Tα1 Mechanism of action

Tα1, a 28 amino acid peptide of ∼3.1 kDa, is endogenously produced by the thymus gland by the cleavage of its precursor pro-Ta1.  Although the fine immunologic mechanism(s) of action of T1 have not fully been elucidated, experimental evidence points to its strong immunomodulatory properties. In particular, it was reported that Ta1 enhances T cell–mediated immune responses by several mechanisms, including increased T cell production (i.e., CD4+, CD8+, and CD3+ cells), stimulation of T cell differentiation and/or maturation, reduction of T cell apoptosis, and restoration of T cell–mediated antibody production (5).

Furthermore, it was demonstrated that T1 acts on the immune system by modulating the release of proinflammatory cytokines (i.e., interleukin-2 (IL-2), interferon-gamma (IFN-)),12–14 and through the activation of natural killer and dendritic cells.12 In addition, T1 was also demonstrated to have direct effects on cancer cells by increasing the levels of expression of different tumor antigens and of components of the major histocompatibility complex class I, as well as by reducing cancer cell growth.

Together, these experimental findings bear relevance for cancer immunotherapy and suggest that T1 can activate innate and adaptive immune responses and modulate the immunophenotype of cancer cells, improving their immunogenicity and their recognition by the immune system.

Danielli R and colleagues have very nicely outlined the use of the Thymosin a1 in the clinical setting for treating melanoma (5) titled :”Thymosin a1 in melanoma: from the clinical trial setting to the daily practice and beyond”.  A large body of available preclinical in vitro and in vivo evidence points to thymosin alpha 1 (Ta1) as a useful immunomodulatory peptide,with significant therapeutic potential in metastatic melanoma in the absence of clinically meaningful toxicity.  The results emerging frominitial trials provide support of the ability of T1 to improve the clinical outcome of advanced melanoma patients through the activation of the immune system.

Ta1 and Clinical Trials in Melanoma

A large scale, randomized, phase II study was conducted at 64 European centers between 2002 and 2006 to investigate the efficacy of Ta1 administered in combination with DTIC (Dacarbazine) or with DTIC + IFNa, versus only DTIC + IFNa, in 488 previously untreated patients with cutaneous metastatic melanoma. The study was designed to evaluate the ability of Ta1 to potentiate the therapeutic efficacy of DTIC.

Patients were randomly assigned to five treatment groups: DTIC + IFNa and 1.6 mg of Ta1; DTIC + IFNa and 3.2 mg of T1; DTIC + IFN-a and 6.4 mg of Ta1; DTIC + 3.2 mg of Ta1; and DTIC + IFNa


The clinical rate (CBR), defined as the proportion of patients with a complete response, partial response, or stable disease, was significantly higher in patients who received Ta1 + DTIC than in those who received control therapy. Results in patients who received T1 (all groups combined) compared with those who received the control treatment

  • Improved progression-free survival (hazard ratio (HR): 0.80;
  • 95%confidence interval (CI): 0.63–1.01; P = 0.06) and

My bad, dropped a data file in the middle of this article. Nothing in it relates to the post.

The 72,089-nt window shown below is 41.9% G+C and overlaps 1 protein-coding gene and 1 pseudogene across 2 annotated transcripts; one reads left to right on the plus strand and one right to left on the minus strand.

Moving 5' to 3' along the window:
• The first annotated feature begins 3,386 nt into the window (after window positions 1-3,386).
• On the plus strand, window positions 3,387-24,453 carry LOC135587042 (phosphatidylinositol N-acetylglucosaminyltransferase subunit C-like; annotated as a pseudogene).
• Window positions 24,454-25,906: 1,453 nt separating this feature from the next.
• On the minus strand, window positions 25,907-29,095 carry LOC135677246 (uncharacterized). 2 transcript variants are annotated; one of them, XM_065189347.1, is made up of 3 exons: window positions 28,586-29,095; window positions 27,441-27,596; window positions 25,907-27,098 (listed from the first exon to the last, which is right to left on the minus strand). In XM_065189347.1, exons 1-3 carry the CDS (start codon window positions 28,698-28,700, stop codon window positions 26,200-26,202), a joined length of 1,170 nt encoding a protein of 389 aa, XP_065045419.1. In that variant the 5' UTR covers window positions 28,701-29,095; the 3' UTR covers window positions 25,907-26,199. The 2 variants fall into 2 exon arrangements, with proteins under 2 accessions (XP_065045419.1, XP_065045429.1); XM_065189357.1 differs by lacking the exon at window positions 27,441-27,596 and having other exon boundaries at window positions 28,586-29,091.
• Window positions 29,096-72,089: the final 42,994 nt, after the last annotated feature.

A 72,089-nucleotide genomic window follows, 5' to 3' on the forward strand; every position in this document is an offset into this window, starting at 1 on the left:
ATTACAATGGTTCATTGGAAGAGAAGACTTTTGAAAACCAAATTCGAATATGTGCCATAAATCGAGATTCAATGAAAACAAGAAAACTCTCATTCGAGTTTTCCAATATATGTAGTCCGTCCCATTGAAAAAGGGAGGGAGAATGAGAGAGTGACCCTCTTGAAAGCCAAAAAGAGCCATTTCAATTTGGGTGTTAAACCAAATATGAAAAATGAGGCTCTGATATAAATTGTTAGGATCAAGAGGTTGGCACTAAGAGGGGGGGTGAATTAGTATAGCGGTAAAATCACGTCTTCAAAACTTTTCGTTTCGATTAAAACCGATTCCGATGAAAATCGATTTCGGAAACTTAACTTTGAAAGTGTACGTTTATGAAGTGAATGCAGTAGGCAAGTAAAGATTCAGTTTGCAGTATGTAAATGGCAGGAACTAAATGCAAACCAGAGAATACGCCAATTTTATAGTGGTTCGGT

• OS (median: 9.4 vs. 6.6 months)

These outcomes suggested to addition of Thymosin a1 to the treatment resulted in the reduction in the risk of mortality and disease progression in patients with metastatic malignant melanoma, and pointed to a poor effect of IFN- in the combination. More so, the poor results of the IFN group is not surprising due to the limited therapeutic activity of IFN observed in phase III clinical trials.

This study however have some limitations as standard assessment criteria, such as RECIST and WHO indications,  conventionally applied to cytotoxic agents, do not adequately capture some patterns of response observed in the course of immunotherapy; stemming from these considerations, immune-related response criteria (irRC) were developed to measure primary and secondary endpoints in immunotherapy clinical trials.

Therefore the above study might underestimate the therapeutic efficacy of Thymosin a1 since irRC criteria were not used.

In Summary:

A large scale phase III clinical trial should be designed to further explore the therapeutic activity of Thymosine a1 in melanoma patients with defined endpoints and irRC criteria. Moreover, combination studies should explore the activity of T1 in association with other approved agents, such as ipilimumab and vemurafenib or as maintenance therapy in melanoma patients who experience clinical benefit after treatment with these agents.

Also, because of the pleiotropic immunemechanism(s) of action of T1, including the upregulation of T cell–driven immune responses against specific tumor antigens, priming of immune responses and potentiation of antitumor T cell–mediated immune responses through the activation of Toll-like receptor 9 on dendritic cells, coupling Ta1 to cancer vaccines should be an additional useful therapeutic strategy to pursue. T1 could, in fact, prove helpful in overcoming the limited immunogenicity and the short-lived persistency of adequate immunologic antitumor responses frequently reported as potential causes of failure of therapeutic vaccines.


1. Arlo J. Miller, M.D.,., and Martin C. Mihm, Jr. Mechanisms of disease: Melanoma. N Engl J Med 2006 (6); 355:51-65.

2. Garbe C., Eigentler TK., Keilholz U., Hauschild A and Kirkwood JM. Systematic review of medical treatment in melanoma: current status and future prospects. Oncologist 2011;16(1):5-24.


4.  Träger U, Sierro S, Djordjevic G, Bouzo B, Khandwala S, et al. (2012) The Immune Response to Melanoma Is Limited by Thymic Selection of Self-Antigens. PLoS ONE 7(4): e35005. doi:10.1371/journal.pone.0035005.

5. Riccardo Danielli, Ester Fonsatti, Luana Calabr` o, Anna Maria Di Giacomo, and Michele Maio. Thymosin 1 in melanoma: from the clinical trial setting to the daily practice and beyond. Ann. N.Y. Acad. Sci. 1270 (2012) 8–12.